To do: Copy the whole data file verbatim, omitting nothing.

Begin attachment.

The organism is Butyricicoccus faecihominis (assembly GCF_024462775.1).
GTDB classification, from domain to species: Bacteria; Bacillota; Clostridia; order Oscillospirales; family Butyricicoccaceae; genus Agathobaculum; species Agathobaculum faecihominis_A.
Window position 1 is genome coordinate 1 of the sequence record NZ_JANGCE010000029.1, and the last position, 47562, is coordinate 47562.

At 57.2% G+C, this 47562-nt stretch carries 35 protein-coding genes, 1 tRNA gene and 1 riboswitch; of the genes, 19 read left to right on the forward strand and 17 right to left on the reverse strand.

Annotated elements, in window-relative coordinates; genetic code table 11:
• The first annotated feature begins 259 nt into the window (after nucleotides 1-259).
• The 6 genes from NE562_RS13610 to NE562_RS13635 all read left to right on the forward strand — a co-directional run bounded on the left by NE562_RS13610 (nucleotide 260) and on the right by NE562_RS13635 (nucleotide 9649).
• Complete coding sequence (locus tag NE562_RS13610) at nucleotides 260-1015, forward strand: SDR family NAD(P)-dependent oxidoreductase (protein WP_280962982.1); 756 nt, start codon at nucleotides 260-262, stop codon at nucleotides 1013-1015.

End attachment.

The organism is Butyricicoccus faecihominis (assembly GCF_024462775.1).
GTDB classification, from domain to species: Bacteria; Bacillota; Clostridia; order Oscillospirales; family Butyricicoccaceae; genus Agathobaculum; species Agathobaculum faecihominis_A.
Window position 1 is genome coordinate 1 of the sequence record NZ_JANGCE010000029.1, and the last position, 47562, is coordinate 47562.

At 57.2% G+C, this 47562-nt stretch carries 35 protein-coding genes, 1 tRNA gene and 1 riboswitch; of the genes, 19 read left to right on the forward strand and 17 right to left on the reverse strand.

Annotated elements, in window-relative coordinates; genetic code table 11:
• The first annotated feature begins 259 nt into the window (after nucleotides 1-259).
• The 6 genes from NE562_RS13610 to NE562_RS13635 all read left to right on the forward strand — a co-directional run bounded on the left by NE562_RS13610 (nucleotide 260) and on the right by NE562_RS13635 (nucleotide 9649).
• Complete coding sequence (locus tag NE562_RS13610) at nucleotides 260-1015, forward strand: SDR family NAD(P)-dependent oxidoreductase (protein WP_280962982.1); 756 nt, start codon at nucleotides 260-262, stop codon at nucleotides 1013-1015.